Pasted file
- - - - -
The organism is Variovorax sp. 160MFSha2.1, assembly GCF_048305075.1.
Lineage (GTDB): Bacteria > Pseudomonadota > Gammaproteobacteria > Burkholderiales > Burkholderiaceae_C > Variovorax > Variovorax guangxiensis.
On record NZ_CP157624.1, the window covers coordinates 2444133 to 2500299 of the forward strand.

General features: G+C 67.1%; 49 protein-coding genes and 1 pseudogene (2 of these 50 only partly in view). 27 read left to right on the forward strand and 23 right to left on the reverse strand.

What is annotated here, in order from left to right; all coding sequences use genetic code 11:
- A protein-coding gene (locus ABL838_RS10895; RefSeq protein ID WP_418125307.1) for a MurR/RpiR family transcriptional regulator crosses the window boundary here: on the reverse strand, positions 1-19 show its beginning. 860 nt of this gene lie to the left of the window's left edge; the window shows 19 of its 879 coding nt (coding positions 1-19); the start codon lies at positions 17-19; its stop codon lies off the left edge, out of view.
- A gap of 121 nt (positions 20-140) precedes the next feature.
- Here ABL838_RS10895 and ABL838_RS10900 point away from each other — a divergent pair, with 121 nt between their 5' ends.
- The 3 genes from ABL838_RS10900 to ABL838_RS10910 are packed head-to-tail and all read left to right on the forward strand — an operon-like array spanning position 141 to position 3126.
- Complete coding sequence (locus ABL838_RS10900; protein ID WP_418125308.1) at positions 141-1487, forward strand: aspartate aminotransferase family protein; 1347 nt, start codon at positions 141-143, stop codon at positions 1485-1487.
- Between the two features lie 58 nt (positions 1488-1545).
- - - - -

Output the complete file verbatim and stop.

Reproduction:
The organism is Variovorax sp. 160MFSha2.1, assembly GCF_048305075.1.
Lineage (GTDB): Bacteria > Pseudomonadota > Gammaproteobacteria > Burkholderiales > Burkholderiaceae_C > Variovorax > Variovorax guangxiensis.
On record NZ_CP157624.1, the window covers coordinates 2444133 to 2500299 of the forward strand.

General features: G+C 67.1%; 49 protein-coding genes and 1 pseudogene (2 of these 50 only partly in view). 27 read left to right on the forward strand and 23 right to left on the reverse strand.

What is annotated here, in order from left to right; all coding sequences use genetic code 11:
- A protein-coding gene (locus ABL838_RS10895; RefSeq protein ID WP_418125307.1) for a MurR/RpiR family transcriptional regulator crosses the window boundary here: on the reverse strand, positions 1-19 show its beginning. 860 nt of this gene lie to the left of the window's left edge; the window shows 19 of its 879 coding nt (coding positions 1-19); the start codon lies at positions 17-19; its stop codon lies off the left edge, out of view.
- A gap of 121 nt (positions 20-140) precedes the next feature.
- Here ABL838_RS10895 and ABL838_RS10900 point away from each other — a divergent pair, with 121 nt between their 5' ends.
- The 3 genes from ABL838_RS10900 to ABL838_RS10910 are packed head-to-tail and all read left to right on the forward strand — an operon-like array spanning position 141 to position 3126.
- Complete coding sequence (locus ABL838_RS10900; protein ID WP_418125308.1) at positions 141-1487, forward strand: aspartate aminotransferase family protein; 1347 nt, start codon at positions 141-143, stop codon at positions 1485-1487.
- Between the two features lie 58 nt (positions 1488-1545).